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Reeling In the Years

On Kawara’s latest show calls for participants to read long lists of dates. Sounds easy, right?


Participants at work in On Kawara's "One Million Years," at David Zwirner.  

Right now at David Zwirner Gallery, you can dip into one of the weirder artistic rivers of the last 40 years and behold—or participate in—On Kawara’s mad epic sculpture–performance One Million Years. The Japanese-born, New York–based artist’s rarely seen work is centered around a desk and two chairs in a windowed booth at the center of the otherwise almost empty Zwirner gallery. During business hours, two volunteers sit inside the room. One man and one woman take turns reading progressive dates going one million years into the future or into the past. Several Fridays ago, I spent an hour reading the 875 years between A.D. 38,658 and A.D. 39,533. It was one of the odder hours I’ve ever spent in a gallery.

Kawara’s obsession with time can be traced to January 4, 1966, the day he made the first in his series “The Today Paintings.” For each of these works—there are now more than 2,000 of them—Kawara paints only the alphanumeric date on which the painting was made. The lettering is plain, and always appears on a monochromatic field of red, blue, gray, or black. If a painting isn’t finished the day it is begun, Kawara destroys it. Each one comes boxed with a newspaper page from the day it was created, as a sort of birth certificate. The works themselves have the presence of tombstones, signs, or mementos. Drop-dead simple, repetitive, almost boring, they also put you in touch with ideas about chance, minimalism, the monochrome, seriality, conceptualism, and a vaguely Eastern attitude about self-negation.

Which brings us back to One Million Years. I arrived early at Zwirner to watch other people read. The exercise seemed simultaneously stimulating and dull. I loved that human beings were animating this minimalist box, giving it voice and personality. The overall effect was of a Kafka play, or Beckett, or Monty Python—existential, absurd, ridiculous. From outside the box the experience is pretty low-affect, more like seeing newscasters in the NBC windows at Rockefeller Center than watching, say, a dialogue in a Greek play.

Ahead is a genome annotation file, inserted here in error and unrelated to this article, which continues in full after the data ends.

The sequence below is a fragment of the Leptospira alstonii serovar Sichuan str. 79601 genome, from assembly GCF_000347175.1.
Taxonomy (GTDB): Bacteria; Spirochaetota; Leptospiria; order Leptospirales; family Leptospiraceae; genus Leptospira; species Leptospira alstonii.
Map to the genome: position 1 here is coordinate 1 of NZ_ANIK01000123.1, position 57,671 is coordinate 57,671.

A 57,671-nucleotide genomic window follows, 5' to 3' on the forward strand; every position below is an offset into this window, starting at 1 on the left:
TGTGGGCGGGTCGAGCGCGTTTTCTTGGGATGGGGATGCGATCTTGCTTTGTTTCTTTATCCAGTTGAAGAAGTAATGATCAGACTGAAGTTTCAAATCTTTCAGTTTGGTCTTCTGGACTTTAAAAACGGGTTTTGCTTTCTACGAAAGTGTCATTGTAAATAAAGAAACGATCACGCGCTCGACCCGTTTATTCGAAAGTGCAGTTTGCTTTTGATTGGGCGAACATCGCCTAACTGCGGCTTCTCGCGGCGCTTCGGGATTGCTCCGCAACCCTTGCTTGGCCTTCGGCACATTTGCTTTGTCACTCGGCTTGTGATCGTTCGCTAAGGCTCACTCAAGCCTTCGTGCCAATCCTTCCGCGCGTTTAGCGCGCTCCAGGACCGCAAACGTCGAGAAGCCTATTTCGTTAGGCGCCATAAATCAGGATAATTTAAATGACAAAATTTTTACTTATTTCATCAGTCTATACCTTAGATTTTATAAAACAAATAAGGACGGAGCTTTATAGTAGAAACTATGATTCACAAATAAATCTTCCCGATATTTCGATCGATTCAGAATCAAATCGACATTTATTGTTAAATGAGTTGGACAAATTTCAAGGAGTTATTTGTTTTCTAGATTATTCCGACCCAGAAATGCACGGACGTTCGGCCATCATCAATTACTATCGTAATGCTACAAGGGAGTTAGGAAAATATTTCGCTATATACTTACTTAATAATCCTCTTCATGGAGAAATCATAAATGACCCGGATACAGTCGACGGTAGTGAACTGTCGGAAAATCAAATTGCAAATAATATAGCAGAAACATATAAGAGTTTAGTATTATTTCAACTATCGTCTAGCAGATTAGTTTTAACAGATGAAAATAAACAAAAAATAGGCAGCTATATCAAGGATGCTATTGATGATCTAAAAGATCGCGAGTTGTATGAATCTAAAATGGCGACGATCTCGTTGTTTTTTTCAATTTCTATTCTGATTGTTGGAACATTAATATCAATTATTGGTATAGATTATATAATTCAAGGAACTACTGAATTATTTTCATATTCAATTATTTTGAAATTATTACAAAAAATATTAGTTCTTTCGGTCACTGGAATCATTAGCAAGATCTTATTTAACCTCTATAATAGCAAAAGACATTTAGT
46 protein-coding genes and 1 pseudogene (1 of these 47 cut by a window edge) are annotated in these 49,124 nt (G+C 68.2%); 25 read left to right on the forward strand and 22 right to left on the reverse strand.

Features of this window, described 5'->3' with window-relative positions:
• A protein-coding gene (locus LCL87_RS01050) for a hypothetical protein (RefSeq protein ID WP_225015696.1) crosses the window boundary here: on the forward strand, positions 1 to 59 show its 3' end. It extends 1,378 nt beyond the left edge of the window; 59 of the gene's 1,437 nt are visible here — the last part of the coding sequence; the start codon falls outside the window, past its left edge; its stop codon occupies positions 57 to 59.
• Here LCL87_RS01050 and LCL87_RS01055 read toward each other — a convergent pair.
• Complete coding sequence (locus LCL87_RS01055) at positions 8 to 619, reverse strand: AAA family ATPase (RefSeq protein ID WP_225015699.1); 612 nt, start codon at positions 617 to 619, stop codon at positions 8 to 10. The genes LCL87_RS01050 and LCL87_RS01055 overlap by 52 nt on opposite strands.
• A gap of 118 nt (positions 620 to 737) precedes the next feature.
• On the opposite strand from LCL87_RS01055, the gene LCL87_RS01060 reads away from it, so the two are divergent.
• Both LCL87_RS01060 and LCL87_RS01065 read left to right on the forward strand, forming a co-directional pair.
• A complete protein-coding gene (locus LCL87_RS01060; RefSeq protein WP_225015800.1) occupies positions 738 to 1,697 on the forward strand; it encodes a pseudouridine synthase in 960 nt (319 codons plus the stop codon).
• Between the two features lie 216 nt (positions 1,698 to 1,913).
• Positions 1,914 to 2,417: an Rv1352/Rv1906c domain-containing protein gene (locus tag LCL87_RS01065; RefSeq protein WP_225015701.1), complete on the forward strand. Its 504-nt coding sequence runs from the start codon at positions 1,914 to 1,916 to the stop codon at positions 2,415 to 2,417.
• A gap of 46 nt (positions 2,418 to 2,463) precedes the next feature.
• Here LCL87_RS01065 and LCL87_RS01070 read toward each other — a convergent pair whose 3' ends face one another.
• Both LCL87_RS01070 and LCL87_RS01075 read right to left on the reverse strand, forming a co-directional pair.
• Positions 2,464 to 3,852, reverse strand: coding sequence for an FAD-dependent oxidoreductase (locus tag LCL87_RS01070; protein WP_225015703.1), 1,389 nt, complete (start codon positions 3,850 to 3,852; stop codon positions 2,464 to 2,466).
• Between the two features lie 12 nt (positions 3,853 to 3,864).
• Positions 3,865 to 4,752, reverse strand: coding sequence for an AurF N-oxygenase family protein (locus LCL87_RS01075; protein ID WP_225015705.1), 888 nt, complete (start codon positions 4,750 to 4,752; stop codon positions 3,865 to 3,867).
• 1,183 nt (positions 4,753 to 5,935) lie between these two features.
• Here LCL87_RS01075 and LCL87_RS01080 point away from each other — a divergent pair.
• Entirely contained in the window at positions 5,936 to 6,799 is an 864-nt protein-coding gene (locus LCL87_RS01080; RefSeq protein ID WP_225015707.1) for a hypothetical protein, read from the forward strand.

Still, just before I was scheduled to read, I felt a case of stage fright coming on. Nervously approaching the two sound engineers seated at a desk across from the booth, I asked to participate for only one of my two hours. Since the experience was so rich and bizarre, I kept mental notes on how my time unfolded.

12:55 p.m. My reading partner hasn’t shown up yet. Paranoia sets in, because (a) she’s associated with a famous American art magazine for which I have never written, and (b) I have written lukewarm things about the art of her late husband. A gallery assistant reassures me, and I calm down some.

12:56 p.m. My assigned partner’s substitute, the painter Molly Heron, arrives; we meet and chat. Good vibe. Find out we were born only days apart. Given subject matter, think this synchronicity means something.

12:57 to 1:06 p.m. Enter booth with sound engineer Scott Fulmer, who instructs us how to read. He looks at me and says, “Don’t read ironic.” Paranoia returns. We’re told to read at our own pace and to pause between dates. “The woman,” he says, “has the harder job because she reads the even dates and is responsible for going to the next line without losing her place.” “Yes,” I say ponderously, “there is something Darwinian about women having to be more aware of the cycle and men being in abstract time.” Both blink at me, silently.

1:05 to 1:10 p.m. Five-minute test read goes perfectly. “This will be easy,” I think.

1:10 to 1:15 p.m. We begin with A.D. 38,658. After a few minutes, I begin to drop the word “and” from the dates, reading them in the form “Thirty-eight thousand six hundred fifty-eight A.D.” Molly quickly begins following same template. Happy we are in sync. Wonder if she feels the same way.

1:15 to 1:25 p.m. Dates roll by. I am in doing-my-job mode. I cross out each number after I read it. Sneak peeks at Molly. She does not look back. Feel alone.

1:25 p.m. At 38,697, I read the wrong date. Hope no one notices. Scott’s voice comes over headphones, “Um, Jerry, could you read that one again?” Molly finally looks at me.

1:30 p.m. Read well for almost 100 years, then get a date wrong again. Then again. Then again. What’s going on?

1:33 p.m. Settle down. Out of nowhere, I read one of Molly’s dates. She and Scott look at me. I say, “I think I wanted to be the woman.” More blank stares.

1:37 p.m. Scott interrupts, “Um, Jerry, could you stop scratching out the dates? The microphone is picking it up.” Uh-oh, my security blanket is gone.

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